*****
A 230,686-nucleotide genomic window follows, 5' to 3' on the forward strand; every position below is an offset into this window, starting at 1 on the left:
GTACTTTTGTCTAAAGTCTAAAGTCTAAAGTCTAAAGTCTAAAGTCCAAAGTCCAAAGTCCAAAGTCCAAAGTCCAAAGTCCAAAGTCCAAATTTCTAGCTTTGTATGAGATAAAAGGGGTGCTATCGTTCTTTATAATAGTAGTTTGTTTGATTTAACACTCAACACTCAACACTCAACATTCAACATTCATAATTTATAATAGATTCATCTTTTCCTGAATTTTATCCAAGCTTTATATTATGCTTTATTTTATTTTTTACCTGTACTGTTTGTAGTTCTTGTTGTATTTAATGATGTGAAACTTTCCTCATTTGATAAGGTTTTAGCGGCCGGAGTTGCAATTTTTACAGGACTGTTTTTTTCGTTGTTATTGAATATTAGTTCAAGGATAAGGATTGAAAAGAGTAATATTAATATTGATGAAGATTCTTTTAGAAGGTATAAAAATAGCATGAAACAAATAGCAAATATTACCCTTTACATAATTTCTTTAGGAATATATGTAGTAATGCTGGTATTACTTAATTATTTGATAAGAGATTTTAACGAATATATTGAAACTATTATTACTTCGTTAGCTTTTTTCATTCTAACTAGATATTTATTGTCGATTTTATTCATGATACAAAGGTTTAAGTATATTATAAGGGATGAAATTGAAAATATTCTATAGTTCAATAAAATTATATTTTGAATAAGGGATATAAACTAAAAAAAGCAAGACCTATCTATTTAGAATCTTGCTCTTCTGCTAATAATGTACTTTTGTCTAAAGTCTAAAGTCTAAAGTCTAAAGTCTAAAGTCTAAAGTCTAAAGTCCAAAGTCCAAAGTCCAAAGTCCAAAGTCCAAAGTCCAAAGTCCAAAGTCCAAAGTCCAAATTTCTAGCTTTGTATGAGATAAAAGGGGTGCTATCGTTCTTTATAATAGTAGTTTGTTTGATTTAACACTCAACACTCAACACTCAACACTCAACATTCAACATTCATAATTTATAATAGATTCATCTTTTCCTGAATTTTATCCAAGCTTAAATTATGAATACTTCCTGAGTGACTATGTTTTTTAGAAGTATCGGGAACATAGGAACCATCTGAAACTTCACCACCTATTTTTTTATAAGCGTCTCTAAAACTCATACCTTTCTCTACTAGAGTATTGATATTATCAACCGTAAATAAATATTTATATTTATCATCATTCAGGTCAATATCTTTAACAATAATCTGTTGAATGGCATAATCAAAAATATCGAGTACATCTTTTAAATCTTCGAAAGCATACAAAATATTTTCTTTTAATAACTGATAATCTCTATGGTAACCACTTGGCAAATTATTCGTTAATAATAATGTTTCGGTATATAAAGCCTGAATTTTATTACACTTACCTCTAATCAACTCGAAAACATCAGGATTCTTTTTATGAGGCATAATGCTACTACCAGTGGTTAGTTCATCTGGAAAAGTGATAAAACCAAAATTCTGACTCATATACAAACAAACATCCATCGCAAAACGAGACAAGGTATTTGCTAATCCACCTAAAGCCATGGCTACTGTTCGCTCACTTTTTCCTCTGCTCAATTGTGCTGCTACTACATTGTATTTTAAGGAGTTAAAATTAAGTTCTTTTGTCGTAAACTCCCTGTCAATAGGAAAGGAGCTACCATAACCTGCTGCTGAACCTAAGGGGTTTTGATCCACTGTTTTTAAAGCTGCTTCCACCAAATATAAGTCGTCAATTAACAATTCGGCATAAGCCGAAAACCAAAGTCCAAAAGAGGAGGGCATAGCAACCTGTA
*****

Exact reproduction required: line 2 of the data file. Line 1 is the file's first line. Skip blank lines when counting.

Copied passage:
GTACTTTTGTCTAAAGTCTAAAGTCTAAAGTCTAAAGTCTAAAGTCCAAAGTCCAAAGTCCAAAGTCCAAAGTCCAAAGTCCAAAGTCCAAATTTCTAGCTTTGTATGAGATAAAAGGGGTGCTATCGTTCTTTATAATAGTAGTTTGTTTGATTTAACACTCAACACTCAACACTCAACATTCAACATTCATAATTTATAATAGATTCATCTTTTCCTGAATTTTATCCAAGCTTTATATTATGCTTTATTTTATTTTTTACCTGTACTGTTTGTAGTTCTTGTTGTATTTAATGATGTGAAACTTTCCTCATTTGATAAGGTTTTAGCGGCCGGAGTTGCAATTTTTACAGGACTGTTTTTTTCGTTGTTATTGAATATTAGTTCAAGGATAAGGATTGAAAAGAGTAATATTAATATTGATGAAGATTCTTTTAGAAGGTATAAAAATAGCATGAAACAAATAGCAAATATTACCCTTTACATAATTTCTTTAGGAATATATGTAGTAATGCTGGTATTACTTAATTATTTGATAAGAGATTTTAACGAATATATTGAAACTATTATTACTTCGTTAGCTTTTTTCATTCTAACTAGATATTTATTGTCGATTTTATTCATGATACAAAGGTTTAAGTATATTATAAGGGATGAAATTGAAAATATTCTATAGTTCAATAAAATTATATTTTGAATAAGGGATATAAACTAAAAAAAGCAAGACCTATCTATTTAGAATCTTGCTCTTCTGCTAATAATGTACTTTTGTCTAAAGTCTAAAGTCTAAAGTCTAAAGTCTAAAGTCTAAAGTCTAAAGTCCAAAGTCCAAAGTCCAAAGTCCAAAGTCCAAAGTCCAAAGTCCAAAGTCCAAAGTCCAAATTTCTAGCTTTGTATGAGATAAAAGGGGTGCTATCGTTCTTTATAATAGTAGTTTGTTTGATTTAACACTCAACACTCAACACTCAACACTCAACATTCAACATTCATAATTTATAATAGATTCATCTTTTCCTGAATTTTATCCAAGCTTAAATTATGAATACTTCCTGAGTGACTATGTTTTTTAGAAGTATCGGGAACATAGGAACCATCTGAAACTTCACCACCTATTTTTTTATAAGCGTCTCTAAAACTCATACCTTTCTCTACTAGAGTATTGATATTATCAACCGTAAATAAATATTTATATTTATCATCATTCAGGTCAATATCTTTAACAATAATCTGTTGAATGGCATAATCAAAAATATCGAGTACATCTTTTAAATCTTCGAAAGCATACAAAATATTTTCTTTTAATAACTGATAATCTCTATGGTAACCACTTGGCAAATTATTCGTTAATAATAATGTTTCGGTATATAAAGCCTGAATTTTATTACACTTACCTCTAATCAACTCGAAAACATCAGGATTCTTTTTATGAGGCATAATGCTACTACCAGTGGTTAGTTCATCTGGAAAAGTGATAAAACCAAAATTCTGACTCATATACAAACAAACATCCATCGCAAAACGAGACAAGGTATTTGCTAATCCACCTAAAGCCATGGCTACTGTTCGCTCACTTTTTCCTCTGCTCAATTGTGCTGCTACTACATTGTATTTTAAGGAGTTAAAATTAAGTTCTTTTGTCGTAAACTCCCTGTCAATAGGAAAGGAGCTACCATAACCTGCTGCTGAACCTAAGGGGTTTTGATCCACTGTTTTTAAAGCTGCTTCCACCAAATATAAGTCGTCAATTAACAATTCGGCATAAGCCGAAAACCAAAGTCCAAAAGAGGAGGGCATAGCAACCTGTA